It’s a very tough job. You have to be able to multi-task. You have to know about everything: about interior design, the art package, uniforms and the way they make you feel, Information Technology and its possibilities to create the guest experience. You have to keep learning, the process never stops. And then, ultimately, you develop a sixth sense that something is, or isn’t, right. It’s something they can’t teach you in any management school.
Which would you say are the world’s best hotels?
In my experience, the Frankfurterhof in Frankfurt, a 125-year-old hotel with a very rich history. The Dorchester in London and the Raffles in Singapore are very impressive. The Burj al Arab has been a wonderful icon for Dubai, although the hotel itself is disappointing. And then, of course, there’s the Andaz in Manhattan, on 5th Avenue.
There’s this theory that the best hotel groups are the Asian ones — just as the Asian airlines are the best. What’s your take?
Yes, there’s a grain of truth in that, because Asia celebrates hospitality in a way that’s very different from the West. But a classic case is the Mandarin Oriental in Bangkok, which was
legendary for its service. The secret, I believe, was its German General Manager, who was a legend in his own right, and who brought about the combination of Asian hospitality with
German precision. That is what we try for at the Park Hyatt, in a way: the blend of a superb guest experience with the technology that enables efficiency.
Our Spaghetti Chitara was very well presented, and very good, accompanied by an amatriciana sauce, which was new to me, but the piece de resistance was the Duck Breast with Orange Sauce that followed, which simply melted in the mouth.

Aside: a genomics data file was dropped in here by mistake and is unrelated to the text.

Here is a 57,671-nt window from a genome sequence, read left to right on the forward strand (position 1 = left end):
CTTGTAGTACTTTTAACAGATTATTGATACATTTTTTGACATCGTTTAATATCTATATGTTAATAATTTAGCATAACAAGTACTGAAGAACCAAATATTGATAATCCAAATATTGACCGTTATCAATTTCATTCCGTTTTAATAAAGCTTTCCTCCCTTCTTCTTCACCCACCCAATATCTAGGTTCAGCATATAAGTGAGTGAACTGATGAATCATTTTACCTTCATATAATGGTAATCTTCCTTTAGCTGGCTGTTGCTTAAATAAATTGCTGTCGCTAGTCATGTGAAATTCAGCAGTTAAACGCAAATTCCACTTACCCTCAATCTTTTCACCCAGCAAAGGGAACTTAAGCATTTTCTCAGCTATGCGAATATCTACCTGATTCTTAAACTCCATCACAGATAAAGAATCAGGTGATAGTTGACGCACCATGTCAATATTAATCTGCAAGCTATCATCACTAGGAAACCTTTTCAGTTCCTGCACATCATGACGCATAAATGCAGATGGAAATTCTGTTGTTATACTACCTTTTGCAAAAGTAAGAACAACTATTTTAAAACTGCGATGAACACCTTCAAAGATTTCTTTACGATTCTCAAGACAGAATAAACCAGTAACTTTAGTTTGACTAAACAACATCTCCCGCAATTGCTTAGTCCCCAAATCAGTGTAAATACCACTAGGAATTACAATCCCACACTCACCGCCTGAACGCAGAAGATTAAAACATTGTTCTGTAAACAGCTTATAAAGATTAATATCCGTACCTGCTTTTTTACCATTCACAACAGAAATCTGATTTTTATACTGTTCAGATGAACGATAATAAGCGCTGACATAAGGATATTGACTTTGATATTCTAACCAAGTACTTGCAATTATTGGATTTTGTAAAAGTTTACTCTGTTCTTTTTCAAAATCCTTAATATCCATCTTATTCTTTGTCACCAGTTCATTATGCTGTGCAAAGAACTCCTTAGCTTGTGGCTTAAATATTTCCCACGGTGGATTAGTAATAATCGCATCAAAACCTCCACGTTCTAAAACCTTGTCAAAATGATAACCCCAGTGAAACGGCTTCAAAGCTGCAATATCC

Which are your favourite restaurants in Hyderabad — outside of your own hotel? I asked.
What I like about Hyderabad is its culture of free-standing restaurants. Restaurants like N Grill, for example. I’ve been to the Italian restaurants, like Prego, to get a sense of how their menus are designed for Hyderabadi tastes. I’ve been to the Hyderabadi restaurants, like the one at the Golkonda, and Paradise.
So, to ask a cliched question, what did you think of Paradise biryani?
I was very impressed by the restaurant. In fact, I had teams from Hyatt in Dubai and Chicago who were visiting Hyderabad, and I made it a point to take them to eat at Paradise.
What, you took the Hyatt people from Chicago to Paradise?
Sure. The logistics of that restaurant are excellent. The way they’re able to serve that quantity, and that quality, at one time. The people from Hyatt Chicago have seen hundreds of international hotels, but this was a new kind of inspiration for them. OK, people may have different views on the quality of the biryani, but there’s something very special about that restaurant.
We ended our meal with a good, authentic Tiramisu, accompanied by a delicately flaky Mille Feuille. And, finally, a little demitasse of espresso, which, to my surprise, Chef Matteo insisted on making for us himself.
One thought I took away from my chat with Sven was this: “Being a hotelier becomes a bit of a problem sometimes. Like if I go to someone else’s restaurant, I need to consciously switch off and let go. Because otherwise I’m constantly going through my subconscious drill of watching all the tiny things that are going wrong, and that can really ruin one’s meal.”
Photographs by Sharath Reddy